OUT OF HEAD INTO BED

1_out_of_head_into_bed_smallNadia Hansen’s final thesis project was about sleep. She writes: Often overlooked, sleep is crucial for our good health and well-being. For those who struggle with sleep, there are few drug or guilt free solutions available. I wanted to collaborate in designing holistic solutions, that allow the needs of our nature and body to be met in a modern setting.

In the spring of 2017, we sat down at a volunteer center in Helsingør, a diverse group of people, all struggling to get adequate sleep. We wanted to fi nd out why it was difficult, and how you can change it with design. We observed ourselves, shared insights and explored solutions, utilizing a design-anthropological approach and dialogue tools. We found out that that settling our racing thoughts and gearing down in the evening requires focus and that it helps to share.

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The concept we created is based on three primary topics; diversion of thoughts, evening routines and the sleep environment. It takes physical shape in a night routine kit which includes a “sleep-muff”, a “thought diversion tool” and social sharing in the form of “notes in evening snacks”. The muff has a relaxing effect on the nervous system, as it encloses and changes the weight around you, creating an intimate space. In the muff, there is a thought diversion tool, which can be changed according to your mood and needs. The constructed example is a simple game, just enough to refocus one’s attention, and still simple enough to avoid overstimulation. The evening snacks draws on the collected para-ethnographic observations, to synthesize suggestions for guilt-free analogue sleep routines, avoiding the digital distractions that swamp the modern mind.

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By having a designed artifact in our sleep routine, we get a remedy, mental and physical, for channeling our consciousness on the path to sleep. The kit facilitates an instinctive journey to a place where we can sleep with both body and mind.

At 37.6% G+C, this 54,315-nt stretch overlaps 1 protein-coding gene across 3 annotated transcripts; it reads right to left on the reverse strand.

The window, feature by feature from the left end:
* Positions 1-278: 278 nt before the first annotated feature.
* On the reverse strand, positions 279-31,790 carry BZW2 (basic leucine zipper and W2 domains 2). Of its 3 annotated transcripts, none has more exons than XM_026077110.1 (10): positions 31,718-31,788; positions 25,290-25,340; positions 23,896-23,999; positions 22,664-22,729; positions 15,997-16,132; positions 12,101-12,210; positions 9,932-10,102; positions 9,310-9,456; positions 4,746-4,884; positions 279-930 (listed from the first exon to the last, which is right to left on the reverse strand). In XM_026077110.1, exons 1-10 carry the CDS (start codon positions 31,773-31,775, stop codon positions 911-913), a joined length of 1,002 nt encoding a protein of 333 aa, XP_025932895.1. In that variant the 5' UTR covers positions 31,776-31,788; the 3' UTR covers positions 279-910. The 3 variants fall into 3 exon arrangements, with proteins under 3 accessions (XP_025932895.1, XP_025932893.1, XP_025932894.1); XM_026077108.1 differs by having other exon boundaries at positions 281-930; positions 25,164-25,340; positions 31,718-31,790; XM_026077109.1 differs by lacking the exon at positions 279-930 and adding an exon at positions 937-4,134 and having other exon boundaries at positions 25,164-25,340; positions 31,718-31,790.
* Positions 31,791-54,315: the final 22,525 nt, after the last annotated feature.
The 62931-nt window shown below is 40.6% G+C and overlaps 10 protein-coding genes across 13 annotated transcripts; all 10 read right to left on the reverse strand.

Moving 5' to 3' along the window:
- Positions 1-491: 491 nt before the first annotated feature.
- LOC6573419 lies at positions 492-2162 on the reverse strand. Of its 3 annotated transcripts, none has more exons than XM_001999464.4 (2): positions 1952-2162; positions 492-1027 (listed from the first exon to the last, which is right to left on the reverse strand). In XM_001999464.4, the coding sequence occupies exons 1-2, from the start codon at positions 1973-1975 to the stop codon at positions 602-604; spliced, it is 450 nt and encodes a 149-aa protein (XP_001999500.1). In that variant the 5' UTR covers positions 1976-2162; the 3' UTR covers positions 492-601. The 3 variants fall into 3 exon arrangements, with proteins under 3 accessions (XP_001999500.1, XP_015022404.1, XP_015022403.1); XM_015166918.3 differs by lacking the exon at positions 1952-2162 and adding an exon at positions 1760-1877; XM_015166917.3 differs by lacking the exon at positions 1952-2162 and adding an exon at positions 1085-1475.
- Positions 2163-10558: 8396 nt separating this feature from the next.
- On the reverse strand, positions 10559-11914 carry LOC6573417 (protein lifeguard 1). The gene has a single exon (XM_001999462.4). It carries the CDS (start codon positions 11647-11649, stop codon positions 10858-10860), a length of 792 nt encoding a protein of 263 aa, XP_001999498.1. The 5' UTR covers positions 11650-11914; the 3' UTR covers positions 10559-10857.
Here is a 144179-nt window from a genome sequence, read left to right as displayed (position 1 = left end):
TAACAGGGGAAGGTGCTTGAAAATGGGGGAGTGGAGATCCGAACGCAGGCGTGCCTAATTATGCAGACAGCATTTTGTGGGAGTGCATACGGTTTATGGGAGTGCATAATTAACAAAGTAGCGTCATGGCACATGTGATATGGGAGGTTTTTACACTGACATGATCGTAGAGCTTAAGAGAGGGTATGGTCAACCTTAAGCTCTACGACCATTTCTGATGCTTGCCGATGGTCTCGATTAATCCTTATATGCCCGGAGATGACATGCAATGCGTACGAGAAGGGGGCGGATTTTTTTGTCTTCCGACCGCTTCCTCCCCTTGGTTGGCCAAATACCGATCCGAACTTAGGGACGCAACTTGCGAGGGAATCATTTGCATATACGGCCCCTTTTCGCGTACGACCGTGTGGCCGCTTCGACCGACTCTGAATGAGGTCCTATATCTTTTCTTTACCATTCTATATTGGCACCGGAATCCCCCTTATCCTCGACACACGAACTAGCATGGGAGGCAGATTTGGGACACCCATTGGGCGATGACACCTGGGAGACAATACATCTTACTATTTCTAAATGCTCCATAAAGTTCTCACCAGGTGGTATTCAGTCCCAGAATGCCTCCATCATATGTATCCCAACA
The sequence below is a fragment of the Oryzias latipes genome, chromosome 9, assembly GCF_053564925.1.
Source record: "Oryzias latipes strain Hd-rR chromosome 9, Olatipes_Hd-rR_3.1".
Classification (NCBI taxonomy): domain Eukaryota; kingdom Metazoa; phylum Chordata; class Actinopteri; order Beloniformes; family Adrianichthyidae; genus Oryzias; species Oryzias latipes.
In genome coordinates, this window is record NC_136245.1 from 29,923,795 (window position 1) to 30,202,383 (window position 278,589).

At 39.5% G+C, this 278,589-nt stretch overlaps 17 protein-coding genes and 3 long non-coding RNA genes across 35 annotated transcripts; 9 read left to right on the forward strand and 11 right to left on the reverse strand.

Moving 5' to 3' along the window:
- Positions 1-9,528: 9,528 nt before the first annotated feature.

In this project, co-design concepts such as material mediation and social interaction have proved their relevance, not only in relation to the project’s process and outcome, but also intrinsic to the development of a physical concept that might have relevance for humans with health-related issues. In an age where our relationship to technology is evolving rapidly, there is a growing space for more co-designed products, which can function as better and more sympathetic mediators between ourselves and the outside world, if we observe what we really need.

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Nadia Hansen in collaboration with Helsingør Volounteer Center and The Sleep-group.

Contact: natdyt@gmail.com

Nadia has been working with UN goal 3.

Learn more about the thesis project at the Design and Architecture Graduation Exhibition 1/7 – 13/8 2017 from 11.00 – 18.00 at KADK, Udstillingen and Festsalen: Danneskiold-Samsøes Allé 51-53. 1435 Copenhagen K.

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About Eva Brandt, KADK

Eva Brandt is Professor at The Royal Danish Academy of Fine Arts, Schools of Architecture, Design and Conservation, and holds a Ph.D from 2001. Eva is co-leading the Center for Research in Codesign (CODE). Since September 2014 she has been part of the main faculty for a two year international MA-program in codesign. The main part of her research is about how designers can stage open design processes (design labs) with many participants who both can inquire into existing practices and explore possible futures in common. She also contributes to theorizing about experimental design research driven by programs and experiments. She has been contributing to several books such as Design Spaces (IT Press, 2005), Rehearsing the Future (The Danish Design School Press, 2010), XLAB (The Danish Design School Press, 2011), Facilitating Change – Using Interactive Methods in Organizations, Communities and Networks (Polyteknisk Forlag, 2011), and Routledge International Handbook of Participatory Design (Routledge, 2013). Eva has been chairing the Nordic Design Research Conference in 2013.
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